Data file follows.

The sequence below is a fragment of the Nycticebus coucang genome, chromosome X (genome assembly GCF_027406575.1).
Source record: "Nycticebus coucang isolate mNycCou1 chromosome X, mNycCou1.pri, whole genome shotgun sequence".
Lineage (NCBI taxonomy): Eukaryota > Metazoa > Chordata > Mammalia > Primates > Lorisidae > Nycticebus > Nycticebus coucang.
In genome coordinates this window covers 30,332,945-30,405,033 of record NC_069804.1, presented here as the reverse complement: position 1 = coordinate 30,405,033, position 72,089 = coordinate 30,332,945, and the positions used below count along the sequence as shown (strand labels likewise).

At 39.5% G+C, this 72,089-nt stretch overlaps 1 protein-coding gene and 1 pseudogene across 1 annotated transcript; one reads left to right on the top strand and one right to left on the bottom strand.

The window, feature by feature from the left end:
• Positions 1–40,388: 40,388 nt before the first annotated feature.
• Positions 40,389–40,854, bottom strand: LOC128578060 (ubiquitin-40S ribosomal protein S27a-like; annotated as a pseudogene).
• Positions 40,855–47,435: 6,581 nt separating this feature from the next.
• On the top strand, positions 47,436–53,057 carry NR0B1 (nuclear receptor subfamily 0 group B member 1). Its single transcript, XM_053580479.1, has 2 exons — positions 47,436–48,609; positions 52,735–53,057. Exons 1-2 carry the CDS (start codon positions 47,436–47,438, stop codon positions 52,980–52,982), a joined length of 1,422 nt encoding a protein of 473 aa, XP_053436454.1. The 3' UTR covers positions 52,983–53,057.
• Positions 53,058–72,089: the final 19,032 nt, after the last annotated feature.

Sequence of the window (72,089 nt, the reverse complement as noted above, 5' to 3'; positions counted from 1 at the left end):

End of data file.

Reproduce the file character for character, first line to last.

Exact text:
The sequence below is a fragment of the Nycticebus coucang genome, chromosome X (genome assembly GCF_027406575.1).
Source record: "Nycticebus coucang isolate mNycCou1 chromosome X, mNycCou1.pri, whole genome shotgun sequence".
Lineage (NCBI taxonomy): Eukaryota > Metazoa > Chordata > Mammalia > Primates > Lorisidae > Nycticebus > Nycticebus coucang.
In genome coordinates this window covers 30,332,945-30,405,033 of record NC_069804.1, presented here as the reverse complement: position 1 = coordinate 30,405,033, position 72,089 = coordinate 30,332,945, and the positions used below count along the sequence as shown (strand labels likewise).

At 39.5% G+C, this 72,089-nt stretch overlaps 1 protein-coding gene and 1 pseudogene across 1 annotated transcript; one reads left to right on the top strand and one right to left on the bottom strand.

The window, feature by feature from the left end:
• Positions 1–40,388: 40,388 nt before the first annotated feature.
• Positions 40,389–40,854, bottom strand: LOC128578060 (ubiquitin-40S ribosomal protein S27a-like; annotated as a pseudogene).
• Positions 40,855–47,435: 6,581 nt separating this feature from the next.
• On the top strand, positions 47,436–53,057 carry NR0B1 (nuclear receptor subfamily 0 group B member 1). Its single transcript, XM_053580479.1, has 2 exons — positions 47,436–48,609; positions 52,735–53,057. Exons 1-2 carry the CDS (start codon positions 47,436–47,438, stop codon positions 52,980–52,982), a joined length of 1,422 nt encoding a protein of 473 aa, XP_053436454.1. The 3' UTR covers positions 52,983–53,057.
• Positions 53,058–72,089: the final 19,032 nt, after the last annotated feature.

Sequence of the window (72,089 nt, the reverse complement as noted above, 5' to 3'; positions counted from 1 at the left end):